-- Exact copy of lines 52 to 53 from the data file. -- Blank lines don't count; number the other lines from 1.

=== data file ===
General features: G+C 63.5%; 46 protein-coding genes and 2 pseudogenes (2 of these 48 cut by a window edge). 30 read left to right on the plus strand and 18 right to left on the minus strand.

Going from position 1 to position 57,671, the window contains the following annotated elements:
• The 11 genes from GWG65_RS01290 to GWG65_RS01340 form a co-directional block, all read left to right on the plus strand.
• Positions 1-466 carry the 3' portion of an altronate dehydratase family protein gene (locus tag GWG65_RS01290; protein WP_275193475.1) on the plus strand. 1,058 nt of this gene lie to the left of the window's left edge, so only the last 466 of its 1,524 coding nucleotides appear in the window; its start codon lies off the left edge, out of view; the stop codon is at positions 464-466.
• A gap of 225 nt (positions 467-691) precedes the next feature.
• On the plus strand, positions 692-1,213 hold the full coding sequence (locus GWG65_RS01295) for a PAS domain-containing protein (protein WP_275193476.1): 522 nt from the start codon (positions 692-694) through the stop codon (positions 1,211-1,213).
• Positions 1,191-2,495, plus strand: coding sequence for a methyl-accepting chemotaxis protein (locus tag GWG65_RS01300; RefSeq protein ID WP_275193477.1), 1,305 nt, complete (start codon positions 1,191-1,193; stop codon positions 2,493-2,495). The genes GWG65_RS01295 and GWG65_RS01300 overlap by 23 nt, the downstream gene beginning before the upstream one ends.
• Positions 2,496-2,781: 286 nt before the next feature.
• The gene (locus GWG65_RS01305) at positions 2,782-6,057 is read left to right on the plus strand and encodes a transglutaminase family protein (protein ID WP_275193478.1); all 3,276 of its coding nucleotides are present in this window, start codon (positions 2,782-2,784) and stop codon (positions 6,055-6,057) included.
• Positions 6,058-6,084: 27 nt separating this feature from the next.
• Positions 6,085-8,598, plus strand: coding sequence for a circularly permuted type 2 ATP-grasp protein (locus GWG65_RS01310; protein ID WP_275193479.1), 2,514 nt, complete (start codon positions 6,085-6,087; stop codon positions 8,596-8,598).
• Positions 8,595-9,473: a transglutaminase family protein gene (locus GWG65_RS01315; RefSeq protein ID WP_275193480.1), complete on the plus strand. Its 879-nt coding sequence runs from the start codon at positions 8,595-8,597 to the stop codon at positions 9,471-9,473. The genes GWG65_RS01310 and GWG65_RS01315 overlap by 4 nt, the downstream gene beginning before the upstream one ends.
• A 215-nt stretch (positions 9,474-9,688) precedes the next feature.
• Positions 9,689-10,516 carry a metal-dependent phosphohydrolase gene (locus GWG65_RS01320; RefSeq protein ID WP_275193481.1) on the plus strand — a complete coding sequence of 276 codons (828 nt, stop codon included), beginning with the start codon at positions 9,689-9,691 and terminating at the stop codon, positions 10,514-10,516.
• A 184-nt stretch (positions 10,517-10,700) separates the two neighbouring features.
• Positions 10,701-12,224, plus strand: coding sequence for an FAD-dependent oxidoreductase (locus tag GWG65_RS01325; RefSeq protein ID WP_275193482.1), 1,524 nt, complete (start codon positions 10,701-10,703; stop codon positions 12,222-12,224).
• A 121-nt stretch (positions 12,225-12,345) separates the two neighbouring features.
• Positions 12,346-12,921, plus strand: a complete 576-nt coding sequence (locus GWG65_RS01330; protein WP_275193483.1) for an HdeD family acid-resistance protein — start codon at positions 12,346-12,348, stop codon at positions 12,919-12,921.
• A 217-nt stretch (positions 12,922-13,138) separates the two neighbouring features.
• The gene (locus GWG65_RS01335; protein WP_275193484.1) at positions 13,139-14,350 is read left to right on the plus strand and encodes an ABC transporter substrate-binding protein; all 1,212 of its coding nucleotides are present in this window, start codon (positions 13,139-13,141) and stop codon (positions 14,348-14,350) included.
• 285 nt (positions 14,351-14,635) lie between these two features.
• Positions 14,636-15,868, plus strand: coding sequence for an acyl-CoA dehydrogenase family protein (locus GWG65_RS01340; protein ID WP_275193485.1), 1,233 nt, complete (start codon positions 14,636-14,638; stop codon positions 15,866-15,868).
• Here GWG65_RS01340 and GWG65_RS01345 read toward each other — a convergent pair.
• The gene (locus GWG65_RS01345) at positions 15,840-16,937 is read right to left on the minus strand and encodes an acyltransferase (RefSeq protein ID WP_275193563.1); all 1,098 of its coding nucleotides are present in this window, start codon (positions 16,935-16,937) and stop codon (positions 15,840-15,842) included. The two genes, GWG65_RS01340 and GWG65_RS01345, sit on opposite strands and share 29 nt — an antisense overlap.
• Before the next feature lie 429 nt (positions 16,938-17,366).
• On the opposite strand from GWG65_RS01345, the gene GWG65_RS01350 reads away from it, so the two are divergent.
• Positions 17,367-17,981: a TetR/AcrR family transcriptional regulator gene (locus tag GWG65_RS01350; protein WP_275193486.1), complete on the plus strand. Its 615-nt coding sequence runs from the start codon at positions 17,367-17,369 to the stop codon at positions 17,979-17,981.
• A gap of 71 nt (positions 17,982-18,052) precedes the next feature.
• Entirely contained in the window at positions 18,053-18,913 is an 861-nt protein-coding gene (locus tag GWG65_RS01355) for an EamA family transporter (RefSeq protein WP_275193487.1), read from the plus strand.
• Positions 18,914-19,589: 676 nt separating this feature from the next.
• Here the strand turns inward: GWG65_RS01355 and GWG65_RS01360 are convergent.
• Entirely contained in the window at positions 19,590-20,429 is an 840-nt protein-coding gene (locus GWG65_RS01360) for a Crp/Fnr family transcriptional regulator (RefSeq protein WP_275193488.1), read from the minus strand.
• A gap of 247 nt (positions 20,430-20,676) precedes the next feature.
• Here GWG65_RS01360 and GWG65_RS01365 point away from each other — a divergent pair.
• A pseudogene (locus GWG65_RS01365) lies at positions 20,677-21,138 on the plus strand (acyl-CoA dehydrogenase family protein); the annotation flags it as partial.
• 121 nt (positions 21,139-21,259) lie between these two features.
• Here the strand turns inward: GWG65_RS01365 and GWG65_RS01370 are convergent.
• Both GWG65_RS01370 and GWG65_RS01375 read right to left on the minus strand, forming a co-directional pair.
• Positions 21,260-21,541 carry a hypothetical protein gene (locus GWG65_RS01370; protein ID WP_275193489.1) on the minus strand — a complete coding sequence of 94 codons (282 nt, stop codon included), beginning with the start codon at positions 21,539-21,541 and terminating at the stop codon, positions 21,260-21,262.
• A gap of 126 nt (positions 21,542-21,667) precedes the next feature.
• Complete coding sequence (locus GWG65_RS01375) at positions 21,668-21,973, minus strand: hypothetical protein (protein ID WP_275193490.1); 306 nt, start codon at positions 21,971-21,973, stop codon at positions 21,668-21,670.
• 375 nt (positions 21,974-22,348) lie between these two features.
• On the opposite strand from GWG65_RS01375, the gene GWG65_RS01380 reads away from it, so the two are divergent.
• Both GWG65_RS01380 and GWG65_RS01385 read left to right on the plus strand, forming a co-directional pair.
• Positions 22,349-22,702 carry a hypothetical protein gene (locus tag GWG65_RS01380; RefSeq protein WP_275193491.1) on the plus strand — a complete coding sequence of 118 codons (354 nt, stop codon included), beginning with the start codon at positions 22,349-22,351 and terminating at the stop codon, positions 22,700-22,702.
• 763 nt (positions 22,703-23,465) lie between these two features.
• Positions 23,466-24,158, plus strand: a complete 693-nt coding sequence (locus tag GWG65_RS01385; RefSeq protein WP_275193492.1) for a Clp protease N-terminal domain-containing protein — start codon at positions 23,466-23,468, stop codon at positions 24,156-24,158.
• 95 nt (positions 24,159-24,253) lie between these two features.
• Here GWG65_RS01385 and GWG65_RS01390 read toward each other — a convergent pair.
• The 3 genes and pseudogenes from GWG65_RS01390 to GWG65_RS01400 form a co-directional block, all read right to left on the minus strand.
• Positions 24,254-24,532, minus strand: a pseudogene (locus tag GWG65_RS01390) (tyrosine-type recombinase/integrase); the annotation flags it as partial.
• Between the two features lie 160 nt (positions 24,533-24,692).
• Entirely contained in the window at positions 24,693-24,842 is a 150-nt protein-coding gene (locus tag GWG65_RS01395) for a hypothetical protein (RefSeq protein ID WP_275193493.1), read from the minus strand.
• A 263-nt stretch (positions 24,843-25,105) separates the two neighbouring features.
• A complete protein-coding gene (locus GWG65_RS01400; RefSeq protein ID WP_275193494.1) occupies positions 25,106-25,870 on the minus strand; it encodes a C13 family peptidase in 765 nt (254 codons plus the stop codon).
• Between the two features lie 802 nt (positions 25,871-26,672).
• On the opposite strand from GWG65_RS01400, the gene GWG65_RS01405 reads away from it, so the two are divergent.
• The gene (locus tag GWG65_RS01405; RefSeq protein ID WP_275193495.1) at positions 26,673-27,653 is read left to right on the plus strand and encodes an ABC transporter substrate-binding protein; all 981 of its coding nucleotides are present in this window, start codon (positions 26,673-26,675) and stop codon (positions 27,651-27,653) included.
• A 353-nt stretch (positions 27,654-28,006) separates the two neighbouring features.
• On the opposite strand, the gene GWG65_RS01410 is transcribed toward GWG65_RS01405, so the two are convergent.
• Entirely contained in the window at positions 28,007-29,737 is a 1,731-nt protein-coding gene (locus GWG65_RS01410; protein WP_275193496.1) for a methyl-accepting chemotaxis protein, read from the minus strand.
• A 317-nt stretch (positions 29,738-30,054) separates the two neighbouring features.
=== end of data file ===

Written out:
• Between the two features lie 160 nt (positions 24,533-24,692).
• Entirely contained in the window at positions 24,693-24,842 is a 150-nt protein-coding gene (locus tag GWG65_RS01395) for a hypothetical protein (RefSeq protein ID WP_275193493.1), read from the minus strand.